BrightFutureThe year of 2013 was a rather big one in terms of technological developments, be they in the field of biomedicine, space exploration, computing, particle physics, or robotics technology. Now that the New Year is in full swing, there are plenty of predictions as to what the next twelve months will bring. As they say, nothing ever occurs in a vacuum, and each new step in the long chain known as “progress” is built upon those that came before.

And with so many innovations and breakthroughs behind us, it will be exciting to see what lies ahead of us for the year of 2014. The following is a list containing many such predictions, listed in alphabetical order:

Beginning of Human Trials for Cancer Drug:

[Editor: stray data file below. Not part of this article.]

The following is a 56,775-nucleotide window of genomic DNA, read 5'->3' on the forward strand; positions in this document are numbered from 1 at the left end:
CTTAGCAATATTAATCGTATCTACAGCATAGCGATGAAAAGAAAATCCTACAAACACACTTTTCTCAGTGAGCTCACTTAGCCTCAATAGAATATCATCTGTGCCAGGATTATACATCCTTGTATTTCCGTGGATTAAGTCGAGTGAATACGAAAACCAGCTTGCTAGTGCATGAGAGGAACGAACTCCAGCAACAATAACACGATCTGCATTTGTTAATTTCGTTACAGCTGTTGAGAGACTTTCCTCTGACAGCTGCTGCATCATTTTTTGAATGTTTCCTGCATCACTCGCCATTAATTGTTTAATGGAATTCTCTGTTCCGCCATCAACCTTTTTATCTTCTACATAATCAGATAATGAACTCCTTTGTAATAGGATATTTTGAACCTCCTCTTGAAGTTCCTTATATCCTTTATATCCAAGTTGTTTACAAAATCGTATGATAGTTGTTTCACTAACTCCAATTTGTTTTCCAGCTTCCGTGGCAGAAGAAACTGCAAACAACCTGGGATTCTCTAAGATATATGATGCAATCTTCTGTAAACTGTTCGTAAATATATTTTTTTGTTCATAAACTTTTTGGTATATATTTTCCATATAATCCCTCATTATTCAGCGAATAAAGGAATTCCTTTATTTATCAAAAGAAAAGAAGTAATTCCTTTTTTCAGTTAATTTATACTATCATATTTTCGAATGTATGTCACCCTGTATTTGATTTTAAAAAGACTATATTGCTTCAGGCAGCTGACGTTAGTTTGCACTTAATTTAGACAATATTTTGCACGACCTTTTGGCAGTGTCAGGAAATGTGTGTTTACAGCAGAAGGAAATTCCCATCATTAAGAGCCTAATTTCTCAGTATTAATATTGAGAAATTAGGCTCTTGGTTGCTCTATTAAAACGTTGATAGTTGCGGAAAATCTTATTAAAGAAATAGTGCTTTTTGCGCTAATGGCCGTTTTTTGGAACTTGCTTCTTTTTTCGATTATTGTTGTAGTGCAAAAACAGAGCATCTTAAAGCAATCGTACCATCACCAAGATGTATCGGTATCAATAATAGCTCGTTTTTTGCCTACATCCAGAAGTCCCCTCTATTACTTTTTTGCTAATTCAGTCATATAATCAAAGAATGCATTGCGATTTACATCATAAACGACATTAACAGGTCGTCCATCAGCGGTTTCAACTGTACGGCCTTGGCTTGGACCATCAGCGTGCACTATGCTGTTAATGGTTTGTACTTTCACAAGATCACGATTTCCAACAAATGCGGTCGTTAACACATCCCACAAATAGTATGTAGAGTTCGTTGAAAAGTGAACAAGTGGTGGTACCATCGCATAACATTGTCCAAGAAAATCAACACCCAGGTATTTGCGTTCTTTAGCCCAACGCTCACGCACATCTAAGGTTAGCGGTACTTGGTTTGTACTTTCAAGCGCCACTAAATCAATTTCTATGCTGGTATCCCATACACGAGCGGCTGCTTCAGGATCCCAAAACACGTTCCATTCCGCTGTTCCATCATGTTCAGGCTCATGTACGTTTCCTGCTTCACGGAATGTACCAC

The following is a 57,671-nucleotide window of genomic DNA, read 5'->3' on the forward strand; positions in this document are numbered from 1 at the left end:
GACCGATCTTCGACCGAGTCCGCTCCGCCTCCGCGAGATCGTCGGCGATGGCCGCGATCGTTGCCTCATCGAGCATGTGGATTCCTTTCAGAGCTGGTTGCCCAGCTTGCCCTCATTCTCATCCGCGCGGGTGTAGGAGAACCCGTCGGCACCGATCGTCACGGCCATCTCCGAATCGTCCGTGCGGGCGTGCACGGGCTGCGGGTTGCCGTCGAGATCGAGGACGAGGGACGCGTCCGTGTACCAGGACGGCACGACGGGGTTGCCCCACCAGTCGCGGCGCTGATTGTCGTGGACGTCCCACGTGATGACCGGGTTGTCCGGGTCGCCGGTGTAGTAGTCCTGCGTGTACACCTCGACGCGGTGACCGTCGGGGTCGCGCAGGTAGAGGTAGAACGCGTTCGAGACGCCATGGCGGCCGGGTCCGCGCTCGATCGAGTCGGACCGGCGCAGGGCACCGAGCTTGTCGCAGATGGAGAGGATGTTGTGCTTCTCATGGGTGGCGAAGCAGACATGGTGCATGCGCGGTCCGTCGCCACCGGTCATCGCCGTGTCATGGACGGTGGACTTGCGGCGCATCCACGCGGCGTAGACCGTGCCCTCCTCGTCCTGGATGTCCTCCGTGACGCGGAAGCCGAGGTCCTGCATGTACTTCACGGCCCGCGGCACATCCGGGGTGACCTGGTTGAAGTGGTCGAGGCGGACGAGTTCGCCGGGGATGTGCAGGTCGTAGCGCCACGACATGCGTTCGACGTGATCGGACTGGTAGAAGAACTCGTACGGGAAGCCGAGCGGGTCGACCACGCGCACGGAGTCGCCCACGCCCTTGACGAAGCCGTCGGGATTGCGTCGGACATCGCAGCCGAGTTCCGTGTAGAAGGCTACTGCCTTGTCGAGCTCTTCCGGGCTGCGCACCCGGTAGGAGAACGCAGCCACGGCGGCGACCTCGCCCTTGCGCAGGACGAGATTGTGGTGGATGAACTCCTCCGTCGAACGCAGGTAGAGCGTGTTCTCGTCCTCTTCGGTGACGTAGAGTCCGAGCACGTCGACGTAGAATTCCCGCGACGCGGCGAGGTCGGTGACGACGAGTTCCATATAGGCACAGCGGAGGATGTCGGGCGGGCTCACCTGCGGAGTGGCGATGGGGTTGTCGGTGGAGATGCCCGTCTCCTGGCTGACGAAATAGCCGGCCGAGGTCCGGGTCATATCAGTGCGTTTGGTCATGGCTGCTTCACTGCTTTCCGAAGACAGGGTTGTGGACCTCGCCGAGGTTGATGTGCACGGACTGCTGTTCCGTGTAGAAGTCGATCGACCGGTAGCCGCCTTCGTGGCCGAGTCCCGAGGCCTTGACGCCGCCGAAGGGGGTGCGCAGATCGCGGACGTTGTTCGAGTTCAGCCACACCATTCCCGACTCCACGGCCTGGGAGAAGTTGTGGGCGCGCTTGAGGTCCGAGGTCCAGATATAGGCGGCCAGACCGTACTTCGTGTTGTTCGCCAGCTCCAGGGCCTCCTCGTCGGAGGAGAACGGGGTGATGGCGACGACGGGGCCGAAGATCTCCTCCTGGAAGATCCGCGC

A big story that went largely unreported in 2013 came out of the Stanford School of Medicine, where researchers announced a promising strategy in developing a vaccine to combat cancer. Such a goal has been dreamed about for years, using the immune system’s killer T-cells to attack cancerous cells. The only roadblock to this strategy has been that cancer cells use a molecule known as CD47 to send a signal that fools T-cells, making them think that the cancer cells are benign.

pink-ribbonHowever, researchers at Stanford have demonstrated that the introduction of an “Anti-CD47 antibody” can intercept this signal, allowing T-cells and macrophages to identify and kill cancer cells. Stanford researchers plan to start human trials of this potential new cancer therapy in 2014, with the hope that it would be commercially available in a few years time. A great hope with this new macrophage therapy is that it will, in a sense, create a personalized vaccination against a patient’s particular form of cancer.